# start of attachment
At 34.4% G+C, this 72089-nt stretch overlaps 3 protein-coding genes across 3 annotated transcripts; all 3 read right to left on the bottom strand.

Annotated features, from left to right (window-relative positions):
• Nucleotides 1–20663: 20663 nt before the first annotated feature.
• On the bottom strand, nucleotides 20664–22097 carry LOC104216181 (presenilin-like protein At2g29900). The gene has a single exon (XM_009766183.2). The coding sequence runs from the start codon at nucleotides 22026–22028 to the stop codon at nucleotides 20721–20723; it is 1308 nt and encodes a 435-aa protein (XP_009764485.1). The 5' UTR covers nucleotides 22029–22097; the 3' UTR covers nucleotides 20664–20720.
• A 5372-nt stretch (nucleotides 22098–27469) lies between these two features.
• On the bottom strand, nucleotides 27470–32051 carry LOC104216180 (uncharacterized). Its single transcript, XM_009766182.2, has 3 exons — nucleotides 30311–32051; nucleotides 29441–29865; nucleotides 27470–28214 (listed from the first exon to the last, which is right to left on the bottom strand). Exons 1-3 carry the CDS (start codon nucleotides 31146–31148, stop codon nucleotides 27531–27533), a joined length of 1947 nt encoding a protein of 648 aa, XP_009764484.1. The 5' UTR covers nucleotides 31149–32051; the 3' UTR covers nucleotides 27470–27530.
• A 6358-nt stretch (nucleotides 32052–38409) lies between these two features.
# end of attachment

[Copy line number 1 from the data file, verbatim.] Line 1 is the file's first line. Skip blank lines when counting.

At 34.4% G+C, this 72089-nt stretch overlaps 3 protein-coding genes across 3 annotated transcripts; all 3 read right to left on the bottom strand.